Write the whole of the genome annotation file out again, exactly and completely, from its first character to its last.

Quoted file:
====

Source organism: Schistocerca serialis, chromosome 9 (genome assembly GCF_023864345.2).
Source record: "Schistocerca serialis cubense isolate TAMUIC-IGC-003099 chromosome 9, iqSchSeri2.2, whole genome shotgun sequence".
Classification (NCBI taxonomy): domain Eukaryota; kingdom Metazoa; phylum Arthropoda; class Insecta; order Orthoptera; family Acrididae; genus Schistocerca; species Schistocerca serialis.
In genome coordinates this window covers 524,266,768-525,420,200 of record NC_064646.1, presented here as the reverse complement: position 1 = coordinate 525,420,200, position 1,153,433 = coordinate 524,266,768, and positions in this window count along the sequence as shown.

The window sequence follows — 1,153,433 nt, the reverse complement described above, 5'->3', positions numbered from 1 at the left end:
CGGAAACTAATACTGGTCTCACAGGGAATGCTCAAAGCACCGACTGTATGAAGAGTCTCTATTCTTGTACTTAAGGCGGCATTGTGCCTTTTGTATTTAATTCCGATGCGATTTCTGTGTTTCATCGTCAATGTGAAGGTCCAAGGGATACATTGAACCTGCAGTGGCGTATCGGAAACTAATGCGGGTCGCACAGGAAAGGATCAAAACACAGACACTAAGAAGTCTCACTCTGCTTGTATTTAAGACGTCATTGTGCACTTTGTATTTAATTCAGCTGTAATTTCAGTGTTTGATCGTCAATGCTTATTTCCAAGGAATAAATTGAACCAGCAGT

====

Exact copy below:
Source organism: Schistocerca serialis, chromosome 9 (genome assembly GCF_023864345.2).
Source record: "Schistocerca serialis cubense isolate TAMUIC-IGC-003099 chromosome 9, iqSchSeri2.2, whole genome shotgun sequence".
Classification (NCBI taxonomy): domain Eukaryota; kingdom Metazoa; phylum Arthropoda; class Insecta; order Orthoptera; family Acrididae; genus Schistocerca; species Schistocerca serialis.
In genome coordinates this window covers 524,266,768-525,420,200 of record NC_064646.1, presented here as the reverse complement: position 1 = coordinate 525,420,200, position 1,153,433 = coordinate 524,266,768, and positions in this window count along the sequence as shown.

The window sequence follows — 1,153,433 nt, the reverse complement described above, 5'->3', positions numbered from 1 at the left end:
CGGAAACTAATACTGGTCTCACAGGGAATGCTCAAAGCACCGACTGTATGAAGAGTCTCTATTCTTGTACTTAAGGCGGCATTGTGCCTTTTGTATTTAATTCCGATGCGATTTCTGTGTTTCATCGTCAATGTGAAGGTCCAAGGGATACATTGAACCTGCAGTGGCGTATCGGAAACTAATGCGGGTCGCACAGGAAAGGATCAAAACACAGACACTAAGAAGTCTCACTCTGCTTGTATTTAAGACGTCATTGTGCACTTTGTATTTAATTCAGCTGTAATTTCAGTGTTTGATCGTCAATGCTTATTTCCAAGGAATAAATTGAACCAGCAGT